In my last blog post, I discussed the importance of offensive security research. Given the state of security today, I don’t think I need to convince anyone on the importance of defensive security research. Instead, in this post, I will discuss how (systems) security papers are evaluated today and how that process can be improved. To do so, for humorous effect only, I will exaggerate and vilify a hypothetical security paper reviewer: the all-powerful reviewer, Rev. B who doesn’t believe a whole lot in positive reviewing and doesn’t have time for nonsense (see Figure). Rev. B may also think that too many weak security papers are published. The article presents some counterpoints to Rev. B’s views.
Rev. B’s view: Defenses must be a response to known or popular attacks.
Reality: Indeed, there is some validity to the argument that if a paper is solving an unknown or unpublished attack then the defenses may end up being too strong, i.e., more expensive than they need to be, or focus on aspects of the systems that attackers cannot exploit for operational reasons. That said, if we do not accept works with theoretical or unpublished attacks we will never break out of reactive security mindset.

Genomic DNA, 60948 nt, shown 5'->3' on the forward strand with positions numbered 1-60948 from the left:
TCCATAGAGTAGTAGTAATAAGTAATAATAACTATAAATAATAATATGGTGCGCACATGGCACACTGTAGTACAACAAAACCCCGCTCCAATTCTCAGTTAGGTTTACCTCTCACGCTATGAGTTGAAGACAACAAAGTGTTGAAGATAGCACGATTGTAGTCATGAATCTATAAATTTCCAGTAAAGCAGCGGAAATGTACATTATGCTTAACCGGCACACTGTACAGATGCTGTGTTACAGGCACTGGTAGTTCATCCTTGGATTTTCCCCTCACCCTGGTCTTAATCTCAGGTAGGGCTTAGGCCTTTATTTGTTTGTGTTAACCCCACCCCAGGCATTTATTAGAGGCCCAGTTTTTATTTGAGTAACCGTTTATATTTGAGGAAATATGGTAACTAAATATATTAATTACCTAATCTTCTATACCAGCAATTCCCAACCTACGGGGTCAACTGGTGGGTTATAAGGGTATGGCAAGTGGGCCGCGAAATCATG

Particularly in our field where we have to prototype defenses in Silicon — which currently takes years — it is important and useful to support futuristic and realistic attacks. Papers that ask “what if X is compromised”, and provide defenses are vitally important even if X has not been shown to be compromised. As long as there is a reasonable, realistic chance of X being compromised we should encourage these papers. Authors of proactive defenses may help reviewers by clearly defining their concrete threat model, and reviewers can examine the viability of the threat model based on their experience and expertise.
Rev. B’s view: Defenses must aim to counter the strongest attackers. Anything less is useless.